On Saturday I was at the National Botanic Gardens, Dublin. Ever since I was a child, the glass houses fascinated me with their exotic plants and jungle-like atmosphere. A few years ago I got caught in the largest one in the midst of a thunder and lightening storm. I couldn't think of a more dramatic yet beautiful place to get caught in a storm.  For now, here is just a quick peek at the beautiful structures themselves.


Sunday, October 21, 2012

Craft Market Display

up-cycled photo frame displays sea glass pendants
I've just posted this piece: Ideas for Market Stall Display on the Etsy Ireland team blog. Thanks to all team members who gave input/sent me photos.
LED candles, useful for stall display with no power source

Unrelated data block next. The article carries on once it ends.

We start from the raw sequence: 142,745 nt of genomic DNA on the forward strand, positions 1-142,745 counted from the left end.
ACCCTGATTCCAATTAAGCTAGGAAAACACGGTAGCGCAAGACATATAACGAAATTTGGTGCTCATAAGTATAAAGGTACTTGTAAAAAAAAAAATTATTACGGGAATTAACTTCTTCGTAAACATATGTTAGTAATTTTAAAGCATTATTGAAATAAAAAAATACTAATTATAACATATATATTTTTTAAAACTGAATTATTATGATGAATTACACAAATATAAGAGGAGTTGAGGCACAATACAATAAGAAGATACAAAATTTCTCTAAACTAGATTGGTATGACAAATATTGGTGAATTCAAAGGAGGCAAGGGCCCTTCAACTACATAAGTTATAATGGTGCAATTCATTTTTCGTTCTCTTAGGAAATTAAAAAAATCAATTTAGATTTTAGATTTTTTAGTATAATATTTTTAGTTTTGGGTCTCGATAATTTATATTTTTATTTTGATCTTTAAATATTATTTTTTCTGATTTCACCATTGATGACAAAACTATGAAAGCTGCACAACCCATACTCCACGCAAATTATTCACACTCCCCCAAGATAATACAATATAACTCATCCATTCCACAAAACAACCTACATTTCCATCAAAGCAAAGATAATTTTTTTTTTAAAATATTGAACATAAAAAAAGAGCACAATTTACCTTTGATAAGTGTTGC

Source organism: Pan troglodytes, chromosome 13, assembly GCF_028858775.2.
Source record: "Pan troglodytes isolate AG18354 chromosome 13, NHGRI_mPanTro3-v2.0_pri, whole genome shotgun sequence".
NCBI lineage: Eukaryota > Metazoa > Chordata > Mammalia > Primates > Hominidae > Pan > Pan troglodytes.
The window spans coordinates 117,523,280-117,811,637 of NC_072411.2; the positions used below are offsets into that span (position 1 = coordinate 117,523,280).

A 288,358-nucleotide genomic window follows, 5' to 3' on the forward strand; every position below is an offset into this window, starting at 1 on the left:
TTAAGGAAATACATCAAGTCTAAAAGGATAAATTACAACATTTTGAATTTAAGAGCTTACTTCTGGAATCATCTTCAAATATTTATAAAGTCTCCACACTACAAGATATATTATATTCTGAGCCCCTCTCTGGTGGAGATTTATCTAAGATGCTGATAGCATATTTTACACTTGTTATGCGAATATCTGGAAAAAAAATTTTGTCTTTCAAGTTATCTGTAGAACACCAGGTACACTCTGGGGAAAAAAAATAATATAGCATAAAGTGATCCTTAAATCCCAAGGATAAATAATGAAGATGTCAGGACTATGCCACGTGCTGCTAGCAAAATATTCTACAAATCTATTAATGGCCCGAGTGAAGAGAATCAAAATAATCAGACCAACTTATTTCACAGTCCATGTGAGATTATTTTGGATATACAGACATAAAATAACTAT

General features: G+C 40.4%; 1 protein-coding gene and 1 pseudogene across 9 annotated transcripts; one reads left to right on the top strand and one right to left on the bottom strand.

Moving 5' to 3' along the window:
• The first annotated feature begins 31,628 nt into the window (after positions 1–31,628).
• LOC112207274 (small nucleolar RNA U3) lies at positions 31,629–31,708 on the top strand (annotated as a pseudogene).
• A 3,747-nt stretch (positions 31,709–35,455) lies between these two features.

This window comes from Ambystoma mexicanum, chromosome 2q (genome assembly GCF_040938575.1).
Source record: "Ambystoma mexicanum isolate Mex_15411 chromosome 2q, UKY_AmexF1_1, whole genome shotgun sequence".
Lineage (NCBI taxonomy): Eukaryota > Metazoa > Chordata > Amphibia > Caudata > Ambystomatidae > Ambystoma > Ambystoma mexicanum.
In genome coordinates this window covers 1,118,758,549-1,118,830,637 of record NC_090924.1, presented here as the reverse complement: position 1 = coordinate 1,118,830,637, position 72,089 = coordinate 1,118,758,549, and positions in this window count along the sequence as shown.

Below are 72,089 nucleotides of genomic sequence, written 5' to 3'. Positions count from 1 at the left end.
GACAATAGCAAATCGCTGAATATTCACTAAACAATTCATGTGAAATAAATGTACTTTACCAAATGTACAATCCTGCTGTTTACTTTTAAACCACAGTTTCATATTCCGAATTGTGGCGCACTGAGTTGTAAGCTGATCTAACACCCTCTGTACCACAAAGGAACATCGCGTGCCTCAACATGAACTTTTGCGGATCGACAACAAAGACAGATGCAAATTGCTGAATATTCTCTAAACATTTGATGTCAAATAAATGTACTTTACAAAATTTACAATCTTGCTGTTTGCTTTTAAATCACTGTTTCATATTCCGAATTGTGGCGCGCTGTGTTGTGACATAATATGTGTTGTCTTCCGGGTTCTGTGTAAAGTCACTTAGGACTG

Thursday, October 18, 2012

More October Treasuries

A few more recent treasuries to share and say  

 This one is good enough to eat!  Thank you Deb of Blue Sky Pottery for including my bronzite, jasper and red glass bracelet in  'Strawberry and Chocolate.'

Thanks Puffin Patchwork for this festive collection to get us all in mood for the season 'Decorate for Christmas.' I will!

Once more Lynn Corrigan of Lynn's Creative Crochet has come up trumps with a gorgeous treasury, 'The Birth of the Blues.' Thanks Lynn for adding in my vintage sapphire glass pendant.

 Today, my brown gemstone necklace, 'Nature' was featured in this gorgeous, earthy treasury 'Anniversary finds' by Ksusha of Flower Decoration. I really appreciate it, thanks.

And here's one I made myself:

I put together this Irish collection titled, 'Samhain Halloween' to showcase a few fellow, Irish crafts persons, artists and craft suppliers.

Today,  Samhain is the Irish word for Halloween. Samhain was originally a pagan, Celtic holiday to celebrate the end of Harvest and literally meant 'summers end'. The ancient Celtic year began in November just after this festival. 


Tuesday, October 16, 2012

Busy Elving Away

Celtic Connemara marble tree ornament